Ironing boards can be found in most homes and often get quite a lot of use, especially if you and your family wear many business or dress clothes. In fact, ironing boards are such a commonplace tool that many of us have never stopped to ask ourselves, who invented the ironing board? The invention of the ironing board has an interesting history that begins with the Vikings and culminates with one of the first-ever African American women to receive a patent, Sarah Boone. This article explores the history of ironing boards so that the next time you find yourself ironing clothes, you can truly appreciate the invention of the ironing board.
The Invention of Ironing Boards:
As far as we know, Vikings in the 9th century were credited with using the first ironing boards. They fashioned their ironing boards out of whalebone and used heavy pieces of glass to smooth their clothes.
By the time the early 19th century rolled around, using a kitchen table, a specific ironing table, or a flat wooden board between two chairs for ironing clothes became common practice in Europe, North America, and worldwide. Some people even started using a cloth or blanket on top of their ironing table, making their method closely resemble the modern patented invention we know today.
The 1st Ironing Board Patents: Mid 19th Century
As the search for a better ironing board continued, some of the first patented inventions were issued in the mid 19th century.
- The very first ironing board patent was issued to W. Vandenburg and J. Harvey in 1858. Their newly patented ironing board was designed for pressing both sleeves and pant legs flat. However, it left a lot to be desired and had limited versatility.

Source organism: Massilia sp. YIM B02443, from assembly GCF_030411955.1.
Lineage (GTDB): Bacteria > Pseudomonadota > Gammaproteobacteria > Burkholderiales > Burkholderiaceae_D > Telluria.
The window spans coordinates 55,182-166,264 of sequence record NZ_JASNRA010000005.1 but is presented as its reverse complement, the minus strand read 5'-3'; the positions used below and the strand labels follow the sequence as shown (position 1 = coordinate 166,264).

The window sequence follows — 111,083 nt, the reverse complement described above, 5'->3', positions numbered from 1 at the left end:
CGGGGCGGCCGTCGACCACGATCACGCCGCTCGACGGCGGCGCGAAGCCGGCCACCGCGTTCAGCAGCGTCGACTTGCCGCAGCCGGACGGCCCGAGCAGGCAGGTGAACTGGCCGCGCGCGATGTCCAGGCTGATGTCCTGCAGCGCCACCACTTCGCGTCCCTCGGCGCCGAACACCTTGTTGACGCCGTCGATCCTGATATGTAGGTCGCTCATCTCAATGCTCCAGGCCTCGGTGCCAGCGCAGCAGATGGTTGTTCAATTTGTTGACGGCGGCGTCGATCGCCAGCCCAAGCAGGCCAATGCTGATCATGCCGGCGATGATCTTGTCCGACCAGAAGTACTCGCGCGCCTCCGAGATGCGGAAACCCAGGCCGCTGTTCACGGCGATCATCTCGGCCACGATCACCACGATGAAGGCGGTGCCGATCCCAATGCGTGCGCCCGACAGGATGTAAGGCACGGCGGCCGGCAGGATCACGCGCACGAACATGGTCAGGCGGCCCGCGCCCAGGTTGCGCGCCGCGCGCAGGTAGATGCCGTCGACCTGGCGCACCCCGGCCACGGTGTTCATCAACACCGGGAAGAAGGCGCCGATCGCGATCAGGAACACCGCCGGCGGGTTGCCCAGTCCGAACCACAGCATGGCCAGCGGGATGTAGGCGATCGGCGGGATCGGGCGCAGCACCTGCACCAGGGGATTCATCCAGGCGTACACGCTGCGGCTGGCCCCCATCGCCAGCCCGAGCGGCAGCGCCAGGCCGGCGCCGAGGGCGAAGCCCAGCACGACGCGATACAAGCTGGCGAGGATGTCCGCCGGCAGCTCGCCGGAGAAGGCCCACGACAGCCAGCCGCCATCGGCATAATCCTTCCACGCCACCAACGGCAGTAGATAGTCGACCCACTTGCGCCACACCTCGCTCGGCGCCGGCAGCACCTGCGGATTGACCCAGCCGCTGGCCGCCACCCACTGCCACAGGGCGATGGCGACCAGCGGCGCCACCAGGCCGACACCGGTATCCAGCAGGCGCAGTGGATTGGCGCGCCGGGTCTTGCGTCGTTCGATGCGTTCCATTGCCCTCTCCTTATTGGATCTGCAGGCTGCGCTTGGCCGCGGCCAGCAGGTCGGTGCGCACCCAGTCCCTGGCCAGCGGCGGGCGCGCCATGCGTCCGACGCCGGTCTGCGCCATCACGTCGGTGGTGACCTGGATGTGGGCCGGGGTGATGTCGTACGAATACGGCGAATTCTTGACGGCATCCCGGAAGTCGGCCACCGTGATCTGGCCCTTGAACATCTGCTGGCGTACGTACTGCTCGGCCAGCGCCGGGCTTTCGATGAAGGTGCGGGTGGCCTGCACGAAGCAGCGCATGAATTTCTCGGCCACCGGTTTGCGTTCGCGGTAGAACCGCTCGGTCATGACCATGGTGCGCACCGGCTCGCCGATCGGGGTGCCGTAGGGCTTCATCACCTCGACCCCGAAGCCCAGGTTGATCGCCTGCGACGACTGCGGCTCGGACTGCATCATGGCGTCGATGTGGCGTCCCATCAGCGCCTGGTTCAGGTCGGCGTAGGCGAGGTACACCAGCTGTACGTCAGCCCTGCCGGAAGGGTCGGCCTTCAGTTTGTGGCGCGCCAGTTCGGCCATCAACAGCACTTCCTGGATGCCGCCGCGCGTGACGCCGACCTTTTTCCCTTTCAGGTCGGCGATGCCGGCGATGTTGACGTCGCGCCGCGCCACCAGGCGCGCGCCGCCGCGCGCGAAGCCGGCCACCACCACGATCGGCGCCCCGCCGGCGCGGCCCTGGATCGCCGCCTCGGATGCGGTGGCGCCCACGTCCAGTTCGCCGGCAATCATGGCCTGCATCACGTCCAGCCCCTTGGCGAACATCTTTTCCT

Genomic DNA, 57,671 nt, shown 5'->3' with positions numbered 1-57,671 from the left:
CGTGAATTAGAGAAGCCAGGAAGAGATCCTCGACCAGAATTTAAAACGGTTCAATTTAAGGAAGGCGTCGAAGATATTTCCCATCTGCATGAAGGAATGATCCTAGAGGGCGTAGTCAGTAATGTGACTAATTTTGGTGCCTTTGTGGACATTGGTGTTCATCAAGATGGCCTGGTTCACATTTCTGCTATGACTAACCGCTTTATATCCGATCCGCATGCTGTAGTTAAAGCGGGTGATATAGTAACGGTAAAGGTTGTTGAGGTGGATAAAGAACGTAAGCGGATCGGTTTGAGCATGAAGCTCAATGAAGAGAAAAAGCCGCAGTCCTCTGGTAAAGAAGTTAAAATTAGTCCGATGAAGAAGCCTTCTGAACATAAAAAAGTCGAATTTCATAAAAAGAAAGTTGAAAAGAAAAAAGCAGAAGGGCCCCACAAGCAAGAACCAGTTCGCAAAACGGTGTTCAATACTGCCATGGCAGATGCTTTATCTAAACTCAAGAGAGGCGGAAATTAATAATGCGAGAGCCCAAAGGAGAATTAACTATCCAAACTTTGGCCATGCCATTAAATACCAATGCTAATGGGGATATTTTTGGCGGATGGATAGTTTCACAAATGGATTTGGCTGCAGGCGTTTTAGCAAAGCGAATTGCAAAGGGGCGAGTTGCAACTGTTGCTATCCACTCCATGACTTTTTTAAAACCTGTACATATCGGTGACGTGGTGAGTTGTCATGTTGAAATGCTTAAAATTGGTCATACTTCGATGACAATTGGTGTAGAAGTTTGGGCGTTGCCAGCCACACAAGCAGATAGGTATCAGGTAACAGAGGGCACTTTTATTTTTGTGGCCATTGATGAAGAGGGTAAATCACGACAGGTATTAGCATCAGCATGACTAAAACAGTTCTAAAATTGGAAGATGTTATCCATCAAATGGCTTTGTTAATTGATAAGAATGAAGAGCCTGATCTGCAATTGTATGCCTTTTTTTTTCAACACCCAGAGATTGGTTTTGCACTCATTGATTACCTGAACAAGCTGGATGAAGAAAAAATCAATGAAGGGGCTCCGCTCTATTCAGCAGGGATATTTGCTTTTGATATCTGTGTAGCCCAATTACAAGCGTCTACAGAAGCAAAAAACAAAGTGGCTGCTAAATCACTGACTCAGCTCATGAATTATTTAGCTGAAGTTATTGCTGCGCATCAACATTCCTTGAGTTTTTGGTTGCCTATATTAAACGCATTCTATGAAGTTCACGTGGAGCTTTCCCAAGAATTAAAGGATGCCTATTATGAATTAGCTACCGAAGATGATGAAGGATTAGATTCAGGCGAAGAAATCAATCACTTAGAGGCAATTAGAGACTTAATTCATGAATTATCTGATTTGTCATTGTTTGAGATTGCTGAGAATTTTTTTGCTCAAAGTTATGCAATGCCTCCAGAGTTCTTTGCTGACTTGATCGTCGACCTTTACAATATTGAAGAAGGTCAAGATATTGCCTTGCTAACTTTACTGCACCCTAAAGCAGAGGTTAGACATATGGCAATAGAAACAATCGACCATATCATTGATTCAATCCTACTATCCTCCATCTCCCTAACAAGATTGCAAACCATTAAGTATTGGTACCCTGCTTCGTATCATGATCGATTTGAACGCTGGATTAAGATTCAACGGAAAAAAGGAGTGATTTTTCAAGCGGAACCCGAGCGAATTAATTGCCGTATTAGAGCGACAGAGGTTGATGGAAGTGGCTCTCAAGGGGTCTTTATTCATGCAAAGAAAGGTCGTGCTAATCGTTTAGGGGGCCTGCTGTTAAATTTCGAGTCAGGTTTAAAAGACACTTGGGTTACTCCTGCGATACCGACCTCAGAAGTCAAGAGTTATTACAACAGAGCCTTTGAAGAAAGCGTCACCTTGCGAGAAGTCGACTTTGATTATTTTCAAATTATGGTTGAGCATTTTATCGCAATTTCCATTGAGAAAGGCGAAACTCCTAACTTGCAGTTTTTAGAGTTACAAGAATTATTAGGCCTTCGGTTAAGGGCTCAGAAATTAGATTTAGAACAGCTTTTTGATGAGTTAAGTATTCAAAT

- Almost three years later, in 1861, a man named Isaac Ronnie Bord invented and took out a patent for an ironing board with an adjustable flat surface for pressing clothes and bed linens. The adjustable surface enhanced the ironing experience quite a bit.
- In 1866, a woman named S. A. Mort received the first patent for a folding ironing board. This new ironing board design was a drastic improvement compared to past ironing boards. Her invention also featured a pressboard for ironing sleeves that was removable. This invention made it possible to put your ironing board away in a smaller space when it was not in use.
- The first portable ironing board was patented by the inventor and engineer Elijah McCoy. The portability of this ironing board made ironing clothes more accessible in different locations while keeping the space-saving design invented by Mort as well.
Improving the Design: Sarah Boone in the Late 19th Century
Approaching the end of the 19th century, on April 26, 1892, Sarah Boone obtained a United States patent for improvements to what was then known as the ironing board. Sarah Boone is the most recognised inventor of the ironing board, and her invention is officially recognised as the precursor to the modern ironing board.
Sarah Boone’s ironing board was foldable and had a narrow, curved shape to the board. This new narrow, curved ironing board shape helped iron the sleeves and bodies of ladies garments significantly easier. Her ironing board was also reversible, allowing you to slip a sleeve over the end and iron it on either side. Sarah Boone’s ironing board was significantly more useful and convenient and quickly caught on with consumers and manufacturers alike.